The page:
Anonymous Links

Some employees may feel uncomfortable sharing ideas about how to improve their work. Giving them ways to speak up without it being traced back to them can lead to valuable ideas that you couldn’t elicit in any other way.

Exit Interviews

Employees leaving can be a great source of insight into how your organization can improve. They typically are more likely to speak about sensitive topics.

Public Information

There are many websites where employees post reviews about their current or former employers. Glassdoor.com, Monster.com, and even Google reviews can help you get feedback on your company. While giving feedback about salary and benefits, these reviews often discuss aspects of work that are great or could be improved.

Employee Feedback Tools

Feedback Questions

It is important to be asking the right questions. Here are some question lists that you can borrow from:

Survey Tools

There are a number of survey tools that can help you get feedback from employees and can even make it so you never have access to the names of people who respond.

Google Forms

  • Pro: Free version has full features. 
  • Con: Costs money for added privacy.

Qualtrics.com

  • Pros: Well-designed. Pre-packaged employee feedback questions.
  • Cons: Paywalls to get premium features. Complex for first-time users.

Outside Experts

Having outsiders collect feedback can be helpful. Employees may be more comfortable sharing sensitive information if they know the person asking has no history in the organization.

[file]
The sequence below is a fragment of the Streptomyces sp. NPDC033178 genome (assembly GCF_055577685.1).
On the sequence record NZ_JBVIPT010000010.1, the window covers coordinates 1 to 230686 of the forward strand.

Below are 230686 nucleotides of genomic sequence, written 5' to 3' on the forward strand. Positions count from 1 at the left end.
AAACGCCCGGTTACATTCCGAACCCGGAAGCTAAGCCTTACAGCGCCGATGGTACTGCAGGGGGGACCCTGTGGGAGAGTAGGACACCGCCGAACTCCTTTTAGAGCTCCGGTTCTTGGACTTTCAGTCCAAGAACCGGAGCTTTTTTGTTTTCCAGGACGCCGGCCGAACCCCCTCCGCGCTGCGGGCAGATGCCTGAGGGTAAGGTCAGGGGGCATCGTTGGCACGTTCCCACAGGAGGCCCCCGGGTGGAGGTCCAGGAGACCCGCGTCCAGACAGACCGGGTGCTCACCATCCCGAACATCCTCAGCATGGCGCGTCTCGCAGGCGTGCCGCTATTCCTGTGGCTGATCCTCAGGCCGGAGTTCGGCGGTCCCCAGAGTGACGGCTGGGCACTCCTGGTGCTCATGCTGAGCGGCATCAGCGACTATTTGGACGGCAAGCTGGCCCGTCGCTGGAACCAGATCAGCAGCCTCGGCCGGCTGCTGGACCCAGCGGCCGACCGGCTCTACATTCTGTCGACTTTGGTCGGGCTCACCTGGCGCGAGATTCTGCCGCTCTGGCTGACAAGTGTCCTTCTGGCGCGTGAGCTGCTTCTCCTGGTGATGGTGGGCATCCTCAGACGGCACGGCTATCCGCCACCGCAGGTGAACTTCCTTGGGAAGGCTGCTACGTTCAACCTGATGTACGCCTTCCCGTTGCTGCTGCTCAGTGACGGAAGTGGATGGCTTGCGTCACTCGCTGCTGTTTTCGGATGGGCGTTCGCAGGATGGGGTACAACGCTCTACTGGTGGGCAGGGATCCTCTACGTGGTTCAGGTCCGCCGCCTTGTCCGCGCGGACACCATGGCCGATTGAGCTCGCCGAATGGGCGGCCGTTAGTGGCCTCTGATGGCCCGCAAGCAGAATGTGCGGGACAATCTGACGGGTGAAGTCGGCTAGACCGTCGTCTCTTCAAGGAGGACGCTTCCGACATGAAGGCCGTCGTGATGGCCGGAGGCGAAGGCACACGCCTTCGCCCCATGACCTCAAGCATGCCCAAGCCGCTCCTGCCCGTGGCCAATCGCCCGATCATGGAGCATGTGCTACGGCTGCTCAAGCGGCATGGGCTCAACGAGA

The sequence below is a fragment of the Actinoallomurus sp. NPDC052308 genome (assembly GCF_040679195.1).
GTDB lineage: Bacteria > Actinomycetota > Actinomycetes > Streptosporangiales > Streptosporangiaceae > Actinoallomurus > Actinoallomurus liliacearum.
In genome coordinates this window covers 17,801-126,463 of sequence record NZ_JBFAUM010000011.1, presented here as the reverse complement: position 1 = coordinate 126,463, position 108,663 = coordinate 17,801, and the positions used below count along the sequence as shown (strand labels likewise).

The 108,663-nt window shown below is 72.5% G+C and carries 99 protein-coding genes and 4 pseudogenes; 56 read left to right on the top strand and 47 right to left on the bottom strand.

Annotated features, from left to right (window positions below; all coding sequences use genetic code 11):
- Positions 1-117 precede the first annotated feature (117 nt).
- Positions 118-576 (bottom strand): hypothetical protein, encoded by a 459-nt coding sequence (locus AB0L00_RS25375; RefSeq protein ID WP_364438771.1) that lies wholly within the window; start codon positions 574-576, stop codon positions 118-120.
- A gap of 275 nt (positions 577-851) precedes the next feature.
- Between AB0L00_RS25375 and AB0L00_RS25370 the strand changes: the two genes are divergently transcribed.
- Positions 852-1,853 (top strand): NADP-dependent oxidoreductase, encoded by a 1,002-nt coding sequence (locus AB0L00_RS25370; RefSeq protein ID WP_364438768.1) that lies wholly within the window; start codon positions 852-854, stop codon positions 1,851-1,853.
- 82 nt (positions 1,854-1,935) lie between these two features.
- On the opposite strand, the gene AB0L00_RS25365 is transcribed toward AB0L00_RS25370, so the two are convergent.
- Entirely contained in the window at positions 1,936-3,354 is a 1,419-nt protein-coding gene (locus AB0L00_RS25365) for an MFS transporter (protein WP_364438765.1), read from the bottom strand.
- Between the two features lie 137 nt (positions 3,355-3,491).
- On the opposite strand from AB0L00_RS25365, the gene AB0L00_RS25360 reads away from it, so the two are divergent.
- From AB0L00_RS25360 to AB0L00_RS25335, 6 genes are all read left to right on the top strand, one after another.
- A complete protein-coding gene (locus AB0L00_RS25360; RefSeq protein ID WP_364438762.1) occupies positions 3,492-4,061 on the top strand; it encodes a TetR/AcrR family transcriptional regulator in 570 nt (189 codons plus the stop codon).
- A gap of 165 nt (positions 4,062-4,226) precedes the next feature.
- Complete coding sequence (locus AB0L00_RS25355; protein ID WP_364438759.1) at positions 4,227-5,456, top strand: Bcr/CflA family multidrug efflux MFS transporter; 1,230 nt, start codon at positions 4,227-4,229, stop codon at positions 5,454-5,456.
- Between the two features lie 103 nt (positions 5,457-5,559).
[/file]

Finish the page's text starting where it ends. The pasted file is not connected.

• Student interns. Nearby colleges and universities likely have students in sociology, anthropology, or business programs who have been trained to ask good questions and are looking for internships.
    • Pros: Low cost. Academic advisors can help. Not threatening to employees.
    • Con: Less experience
  • Consultants. Many companies are happy to come in and help you gather feedback.
    • Pro: Professional accountability. Big name offers legitimacy. Experience.
    • Con: High cost.

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Questions You’ve Asked Us About

What if we can’t do what employees suggest?
Sometimes employees make suggestions that your organization just can’t act on right now. Even if you can’t do everything that an employee might suggest, their comments almost always highlight a core concern that you can take action on.
What do I do if my boss wants to know who made a specific comment?
If you promised not to share names, tell your boss that you could only get good feedback by promising to keep names confidential. Sharing this information would hurt your ability to get good-quality ideas in the future. If it might help the person’s career, consider reaching out and asking if it is okay to share their name.
What do I do if a leader ignores feedback?
There are often good reasons not to do exactly what people suggest in the way that they suggest it. However, suppose you feel that good points were raised but are being ignored. In that case, you can gather more information and help the leader see that many employees are saying similar things or show evidence of a similar suggestion working in another company.
Richard Gettys (Scholarship Winner)